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Today's Stichomancy for Brad Pitt

The first excerpt represents the past or something you must release, and is drawn from The Altar of the Dead by Henry James:

conceivable that even in moments of the tenderest expansion he should have withheld. Of many facts in the career of a man so in the eye of the world there was of course a common knowledge; but this lady lived apart from public affairs, and the only time perfectly clear to her would have been the time following the dawn of her own drama. A man in her place would have "looked up" the past - would even have consulted old newspapers. It remained remarkable indeed that in her long contact with the partner of her retrospect no accident had lighted a train; but there was no arguing about that; the accident had in fact come: it had simply been that security had prevailed. She had taken what Hague had

The second excerpt represents the present or the deciding factor of the moment, and is drawn from An Ideal Husband by Oscar Wilde:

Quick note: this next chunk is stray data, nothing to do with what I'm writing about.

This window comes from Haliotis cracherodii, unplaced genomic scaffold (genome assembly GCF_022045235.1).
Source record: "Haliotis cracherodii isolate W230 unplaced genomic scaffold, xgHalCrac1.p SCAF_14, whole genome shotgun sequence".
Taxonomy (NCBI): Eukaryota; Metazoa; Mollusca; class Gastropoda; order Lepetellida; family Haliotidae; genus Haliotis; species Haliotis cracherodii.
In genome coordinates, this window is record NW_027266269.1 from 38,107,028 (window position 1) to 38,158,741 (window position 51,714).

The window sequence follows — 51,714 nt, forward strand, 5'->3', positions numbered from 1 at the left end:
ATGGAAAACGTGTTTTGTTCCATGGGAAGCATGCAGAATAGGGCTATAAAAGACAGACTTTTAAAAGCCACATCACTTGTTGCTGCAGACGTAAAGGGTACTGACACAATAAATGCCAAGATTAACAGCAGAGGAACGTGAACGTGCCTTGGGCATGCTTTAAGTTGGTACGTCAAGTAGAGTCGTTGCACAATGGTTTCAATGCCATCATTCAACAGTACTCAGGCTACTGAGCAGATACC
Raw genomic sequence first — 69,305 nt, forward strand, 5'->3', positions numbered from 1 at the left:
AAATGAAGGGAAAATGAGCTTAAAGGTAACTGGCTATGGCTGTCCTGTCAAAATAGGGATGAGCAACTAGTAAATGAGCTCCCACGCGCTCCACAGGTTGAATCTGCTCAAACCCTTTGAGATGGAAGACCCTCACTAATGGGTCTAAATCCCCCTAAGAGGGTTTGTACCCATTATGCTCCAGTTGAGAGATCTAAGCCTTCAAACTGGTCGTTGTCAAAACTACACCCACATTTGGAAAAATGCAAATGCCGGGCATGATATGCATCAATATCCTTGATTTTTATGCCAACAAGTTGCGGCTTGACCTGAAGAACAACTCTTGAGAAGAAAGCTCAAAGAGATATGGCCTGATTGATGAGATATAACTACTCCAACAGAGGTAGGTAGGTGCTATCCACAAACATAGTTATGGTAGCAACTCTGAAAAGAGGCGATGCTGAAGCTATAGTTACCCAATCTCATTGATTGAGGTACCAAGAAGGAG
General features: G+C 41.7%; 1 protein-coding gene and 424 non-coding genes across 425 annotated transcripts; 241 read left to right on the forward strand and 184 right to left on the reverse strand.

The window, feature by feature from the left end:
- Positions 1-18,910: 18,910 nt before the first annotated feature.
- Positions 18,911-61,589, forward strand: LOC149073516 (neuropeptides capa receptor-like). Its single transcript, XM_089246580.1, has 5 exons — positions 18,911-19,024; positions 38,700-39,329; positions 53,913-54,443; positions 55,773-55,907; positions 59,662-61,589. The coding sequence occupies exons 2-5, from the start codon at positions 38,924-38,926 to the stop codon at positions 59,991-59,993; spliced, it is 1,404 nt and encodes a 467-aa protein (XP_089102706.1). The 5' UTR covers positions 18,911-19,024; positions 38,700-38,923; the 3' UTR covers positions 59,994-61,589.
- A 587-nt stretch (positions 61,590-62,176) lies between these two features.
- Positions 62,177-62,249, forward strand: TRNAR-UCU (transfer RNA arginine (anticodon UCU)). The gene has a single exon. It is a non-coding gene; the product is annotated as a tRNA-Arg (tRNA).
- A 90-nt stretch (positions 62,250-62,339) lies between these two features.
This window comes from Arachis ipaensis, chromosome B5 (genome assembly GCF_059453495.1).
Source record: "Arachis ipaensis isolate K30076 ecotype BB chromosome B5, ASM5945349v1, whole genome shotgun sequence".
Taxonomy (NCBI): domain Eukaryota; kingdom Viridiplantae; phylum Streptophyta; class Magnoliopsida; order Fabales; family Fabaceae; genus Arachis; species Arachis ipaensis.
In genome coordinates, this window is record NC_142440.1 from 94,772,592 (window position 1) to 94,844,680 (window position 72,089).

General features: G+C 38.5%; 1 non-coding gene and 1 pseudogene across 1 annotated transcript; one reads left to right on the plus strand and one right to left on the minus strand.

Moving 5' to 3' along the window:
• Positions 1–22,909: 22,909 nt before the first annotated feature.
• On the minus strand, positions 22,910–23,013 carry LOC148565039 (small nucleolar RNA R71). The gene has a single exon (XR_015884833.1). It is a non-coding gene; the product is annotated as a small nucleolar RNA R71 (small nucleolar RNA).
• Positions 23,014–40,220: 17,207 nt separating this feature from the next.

agreement. I understood your nature from the first. I analysed you, though you did not adore me. And now you can get my carriage for me, Sir Robert. I see the people coming up from supper, and Englishmen always get romantic after a meal, and that bores me dreadfully. [Exit SIR ROBERT CHILTERN.]

[Enter Guests, LADY CHILTERN, LADY MARKBY, LORD CAVERSHAM, LADY BASILDON, MRS. MARCHMONT, VICOMTE DE NANJAC, MR. MONTFORD.]

LADY MARKBY. Well, dear Mrs. Cheveley, I hope you have enjoyed yourself. Sir Robert is very entertaining, is he not?

MRS. CHEVELEY. Most entertaining! I have enjoyed my talk with him immensely.

The third excerpt represents the future or something you must embrace, and is drawn from Tales and Fantasies by Robert Louis Stevenson:

Mr. Naseby, for we are too well aware of the consequences; but we shall venture instead to print the facts of both cases referred to by this red-hot partisan in another portion of our issue. Mr. Naseby is of course a large proprietor in our neighbourhood; but fidelity to facts, decent feeling, and English grammar, are all of them qualities more important than the possession of land. Mr. - is doubtless a great man; in his large gardens and that half-mile of greenhouses, where he has probably ripened his intellect and temper, he may say what he will to his hired vassals, but (as the Scotch say) -

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